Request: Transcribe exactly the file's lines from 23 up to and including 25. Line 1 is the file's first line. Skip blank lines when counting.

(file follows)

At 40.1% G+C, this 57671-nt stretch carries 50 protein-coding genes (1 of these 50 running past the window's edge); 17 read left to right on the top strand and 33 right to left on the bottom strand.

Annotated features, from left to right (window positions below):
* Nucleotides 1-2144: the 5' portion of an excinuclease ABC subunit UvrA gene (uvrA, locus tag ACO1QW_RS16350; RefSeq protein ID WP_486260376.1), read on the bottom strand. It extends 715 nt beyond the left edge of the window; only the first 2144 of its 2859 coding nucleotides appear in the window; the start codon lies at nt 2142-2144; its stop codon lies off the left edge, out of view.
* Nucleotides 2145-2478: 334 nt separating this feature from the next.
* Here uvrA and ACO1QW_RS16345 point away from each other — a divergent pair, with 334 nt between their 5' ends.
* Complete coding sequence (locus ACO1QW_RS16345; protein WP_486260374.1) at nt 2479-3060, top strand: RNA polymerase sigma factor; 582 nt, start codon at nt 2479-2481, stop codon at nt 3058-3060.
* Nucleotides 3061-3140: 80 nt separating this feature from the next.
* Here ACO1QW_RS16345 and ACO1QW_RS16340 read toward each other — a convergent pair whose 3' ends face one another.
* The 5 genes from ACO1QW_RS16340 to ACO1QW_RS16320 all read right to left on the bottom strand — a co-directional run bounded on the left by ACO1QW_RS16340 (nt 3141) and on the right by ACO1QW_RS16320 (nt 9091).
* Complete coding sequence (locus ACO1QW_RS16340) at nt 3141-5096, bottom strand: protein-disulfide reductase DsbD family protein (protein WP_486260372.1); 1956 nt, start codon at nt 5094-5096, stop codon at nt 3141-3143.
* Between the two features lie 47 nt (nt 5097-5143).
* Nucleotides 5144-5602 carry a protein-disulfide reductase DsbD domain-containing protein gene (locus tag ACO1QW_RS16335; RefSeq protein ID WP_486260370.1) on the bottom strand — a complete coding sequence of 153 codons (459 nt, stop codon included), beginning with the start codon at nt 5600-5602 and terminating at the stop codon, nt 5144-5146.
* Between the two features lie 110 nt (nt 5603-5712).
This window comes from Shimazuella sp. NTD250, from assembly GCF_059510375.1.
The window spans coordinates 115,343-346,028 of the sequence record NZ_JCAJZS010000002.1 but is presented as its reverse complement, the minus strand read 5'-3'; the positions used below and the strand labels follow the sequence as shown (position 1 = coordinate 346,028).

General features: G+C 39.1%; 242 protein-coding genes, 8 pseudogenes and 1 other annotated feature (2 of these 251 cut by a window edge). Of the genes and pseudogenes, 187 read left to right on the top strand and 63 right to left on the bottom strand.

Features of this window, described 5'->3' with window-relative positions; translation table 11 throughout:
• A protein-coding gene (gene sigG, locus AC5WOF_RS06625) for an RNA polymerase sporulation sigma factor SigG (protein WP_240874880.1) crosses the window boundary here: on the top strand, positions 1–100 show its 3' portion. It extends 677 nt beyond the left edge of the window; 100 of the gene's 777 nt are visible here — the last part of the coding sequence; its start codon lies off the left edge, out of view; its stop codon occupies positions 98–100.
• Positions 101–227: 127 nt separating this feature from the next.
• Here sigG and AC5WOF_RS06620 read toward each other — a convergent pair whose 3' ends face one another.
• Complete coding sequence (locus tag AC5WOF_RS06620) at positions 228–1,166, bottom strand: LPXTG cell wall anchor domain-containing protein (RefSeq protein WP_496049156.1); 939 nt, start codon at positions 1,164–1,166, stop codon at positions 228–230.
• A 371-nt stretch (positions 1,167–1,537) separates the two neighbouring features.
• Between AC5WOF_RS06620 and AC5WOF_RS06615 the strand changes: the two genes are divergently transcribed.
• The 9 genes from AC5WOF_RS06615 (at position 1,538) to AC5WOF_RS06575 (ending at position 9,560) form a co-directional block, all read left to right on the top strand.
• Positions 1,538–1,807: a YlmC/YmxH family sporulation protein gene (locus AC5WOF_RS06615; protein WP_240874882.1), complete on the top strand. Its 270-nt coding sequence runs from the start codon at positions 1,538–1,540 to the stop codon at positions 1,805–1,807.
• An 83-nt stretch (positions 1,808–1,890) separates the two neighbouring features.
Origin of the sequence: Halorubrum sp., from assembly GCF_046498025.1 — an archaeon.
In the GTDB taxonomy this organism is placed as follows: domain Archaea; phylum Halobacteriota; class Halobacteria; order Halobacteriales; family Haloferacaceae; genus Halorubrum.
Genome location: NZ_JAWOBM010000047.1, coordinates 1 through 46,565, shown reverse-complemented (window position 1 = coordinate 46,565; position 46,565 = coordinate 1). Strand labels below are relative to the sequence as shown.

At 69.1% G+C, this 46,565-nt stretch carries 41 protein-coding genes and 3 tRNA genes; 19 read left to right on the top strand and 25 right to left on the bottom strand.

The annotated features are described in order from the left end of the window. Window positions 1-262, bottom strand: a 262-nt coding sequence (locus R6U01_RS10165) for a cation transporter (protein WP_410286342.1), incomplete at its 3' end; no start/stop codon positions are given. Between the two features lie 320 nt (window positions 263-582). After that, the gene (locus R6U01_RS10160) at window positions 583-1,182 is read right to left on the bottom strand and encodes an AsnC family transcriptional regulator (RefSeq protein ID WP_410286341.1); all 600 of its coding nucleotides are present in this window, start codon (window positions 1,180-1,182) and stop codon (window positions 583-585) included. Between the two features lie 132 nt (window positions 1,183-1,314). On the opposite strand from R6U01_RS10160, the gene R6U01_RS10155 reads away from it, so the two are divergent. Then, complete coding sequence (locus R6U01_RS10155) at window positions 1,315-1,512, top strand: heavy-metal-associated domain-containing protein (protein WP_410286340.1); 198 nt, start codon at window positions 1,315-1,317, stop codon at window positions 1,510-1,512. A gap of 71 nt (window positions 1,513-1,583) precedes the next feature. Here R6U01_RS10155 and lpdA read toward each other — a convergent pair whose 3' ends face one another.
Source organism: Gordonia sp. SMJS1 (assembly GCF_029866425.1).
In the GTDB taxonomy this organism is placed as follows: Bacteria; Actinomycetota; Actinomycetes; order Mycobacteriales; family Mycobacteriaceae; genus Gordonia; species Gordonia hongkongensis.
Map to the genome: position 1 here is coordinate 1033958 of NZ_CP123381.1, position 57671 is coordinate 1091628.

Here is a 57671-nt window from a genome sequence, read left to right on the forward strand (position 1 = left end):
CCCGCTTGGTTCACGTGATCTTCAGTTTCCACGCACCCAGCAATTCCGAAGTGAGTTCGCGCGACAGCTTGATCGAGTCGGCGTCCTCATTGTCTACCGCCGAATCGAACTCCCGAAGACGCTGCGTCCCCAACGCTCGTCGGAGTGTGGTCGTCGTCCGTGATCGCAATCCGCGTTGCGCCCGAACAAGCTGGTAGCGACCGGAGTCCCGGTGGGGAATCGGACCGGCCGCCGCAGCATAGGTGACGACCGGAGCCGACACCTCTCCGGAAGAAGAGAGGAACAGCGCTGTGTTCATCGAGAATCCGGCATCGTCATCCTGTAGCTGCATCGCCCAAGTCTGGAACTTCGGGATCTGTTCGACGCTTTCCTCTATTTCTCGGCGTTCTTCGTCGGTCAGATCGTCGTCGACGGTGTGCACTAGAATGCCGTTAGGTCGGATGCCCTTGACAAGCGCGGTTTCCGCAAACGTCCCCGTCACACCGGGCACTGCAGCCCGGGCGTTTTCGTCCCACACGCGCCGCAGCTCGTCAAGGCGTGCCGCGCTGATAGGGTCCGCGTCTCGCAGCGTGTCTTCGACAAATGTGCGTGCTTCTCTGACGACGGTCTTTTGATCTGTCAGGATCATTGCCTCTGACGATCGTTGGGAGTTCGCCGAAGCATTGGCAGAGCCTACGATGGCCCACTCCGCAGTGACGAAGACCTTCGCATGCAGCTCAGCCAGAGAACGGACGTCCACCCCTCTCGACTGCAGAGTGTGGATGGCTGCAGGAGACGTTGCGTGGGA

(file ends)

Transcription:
• Between AC5WOF_RS06620 and AC5WOF_RS06615 the strand changes: the two genes are divergently transcribed.
• The 9 genes from AC5WOF_RS06615 (at position 1,538) to AC5WOF_RS06575 (ending at position 9,560) form a co-directional block, all read left to right on the top strand.
• Positions 1,538–1,807: a YlmC/YmxH family sporulation protein gene (locus AC5WOF_RS06615; protein WP_240874882.1), complete on the top strand. Its 270-nt coding sequence runs from the start codon at positions 1,538–1,540 to the stop codon at positions 1,805–1,807.